The record reveals that Mark Jason Ballard, the child involved in this needless and harmful child custody battle, was a well-behaved and well-adjusted child, of pleasant temperament, making good grades in school. The chancellor found the mother to be an attentive and devoted parent, as indeed he should, because the record fully supports this finding, and it is undisputed. The esteemed chancellor erred as a matter of law when he ruled that Retha's conduct, as shown in this record, constituted a legal basis for taking this child from her. See Cheek v. Ricker, 431 So.2d 1139 (Miss. 1983), wherein we affirmed a chancellor's refusal to modify a previous custody decree on behavior exceeding propriety's bounds which arguably was affecting the child.
Furthermore, it was manifest error to hold that the facts and circumstances of this case supported any modification of this child's custody. It must be recognized that uprooting a child from his mother, school, and environment was a jolting, traumatic experience. It is only that behavior of a parent which clearly posits or causes danger to the mental or emotional well-being of a child (whether such behavior is immoral or not), which is sufficient basis to seriously consider the drastic legal action of changing custody. This case does not remotely reach any such proportion.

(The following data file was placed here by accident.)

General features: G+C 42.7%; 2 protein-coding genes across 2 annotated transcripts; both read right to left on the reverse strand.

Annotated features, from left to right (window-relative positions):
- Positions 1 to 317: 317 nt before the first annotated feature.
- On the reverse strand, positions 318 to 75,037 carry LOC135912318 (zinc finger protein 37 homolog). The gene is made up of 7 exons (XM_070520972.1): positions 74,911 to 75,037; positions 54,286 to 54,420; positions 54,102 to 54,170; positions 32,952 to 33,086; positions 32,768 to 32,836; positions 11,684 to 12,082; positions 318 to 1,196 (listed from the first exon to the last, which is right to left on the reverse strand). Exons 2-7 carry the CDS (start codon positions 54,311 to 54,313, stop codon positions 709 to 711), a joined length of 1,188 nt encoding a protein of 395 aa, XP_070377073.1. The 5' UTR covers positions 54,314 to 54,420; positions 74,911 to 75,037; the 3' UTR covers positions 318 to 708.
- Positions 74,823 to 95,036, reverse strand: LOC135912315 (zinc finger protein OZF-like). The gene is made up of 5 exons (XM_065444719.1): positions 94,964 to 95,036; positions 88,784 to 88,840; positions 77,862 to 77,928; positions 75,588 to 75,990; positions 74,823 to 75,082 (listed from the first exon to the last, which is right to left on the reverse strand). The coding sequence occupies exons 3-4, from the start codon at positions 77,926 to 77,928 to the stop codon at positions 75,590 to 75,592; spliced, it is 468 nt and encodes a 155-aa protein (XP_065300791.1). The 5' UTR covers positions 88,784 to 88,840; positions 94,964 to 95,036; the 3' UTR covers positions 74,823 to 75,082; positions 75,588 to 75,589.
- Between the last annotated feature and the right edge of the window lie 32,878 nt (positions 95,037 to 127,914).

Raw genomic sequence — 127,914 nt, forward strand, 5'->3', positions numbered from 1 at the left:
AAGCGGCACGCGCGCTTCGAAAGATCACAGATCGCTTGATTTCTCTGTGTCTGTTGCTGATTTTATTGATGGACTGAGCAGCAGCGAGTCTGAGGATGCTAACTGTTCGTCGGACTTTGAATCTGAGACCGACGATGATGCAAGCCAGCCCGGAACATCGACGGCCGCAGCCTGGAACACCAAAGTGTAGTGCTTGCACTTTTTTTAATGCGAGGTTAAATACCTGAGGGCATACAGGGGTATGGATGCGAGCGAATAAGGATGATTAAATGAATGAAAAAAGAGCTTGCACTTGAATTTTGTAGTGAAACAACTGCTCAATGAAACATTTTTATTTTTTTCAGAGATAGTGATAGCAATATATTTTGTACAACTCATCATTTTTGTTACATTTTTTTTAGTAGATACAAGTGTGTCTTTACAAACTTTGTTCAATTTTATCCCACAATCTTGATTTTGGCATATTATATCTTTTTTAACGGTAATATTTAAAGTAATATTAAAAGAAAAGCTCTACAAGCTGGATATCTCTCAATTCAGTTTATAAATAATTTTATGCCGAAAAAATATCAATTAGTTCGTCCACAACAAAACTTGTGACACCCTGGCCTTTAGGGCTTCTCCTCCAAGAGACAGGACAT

In Case v. Stolpe, 300 So.2d 802, 804 (Miss. 1974), we stated:
We have often held that it is not in the best interest of a small child to be shifted from parent to parent. Brocato v. Walker, 220 So.2d 340 (Miss. 1969); Kennedy v. Kennedy, 222 Miss. 469, 76 So.2d 375 (1954), overruled in part on other grounds, 222 Miss. 474, 76 So.2d 850 (1955).
For the reasons we have often stated, and most recently in Cheek v. Ricker, supra, divorced parents — and, if possible, assisted by level-headed, patient counsel — would do well to attempt in every way possible to amicably arrange for the care and control of their children, whom each parent loves dearly. Courts are ill-equipped to do what parents should be able to do.
REVERSED AND RENDERED.
PATTERSON, C.J., WALKER and BROOM, P.JJ., and ROY NOBLE LEE, BOWLING, DAN M. LEE, PRATHER and ROBERTSON, JJ., concur.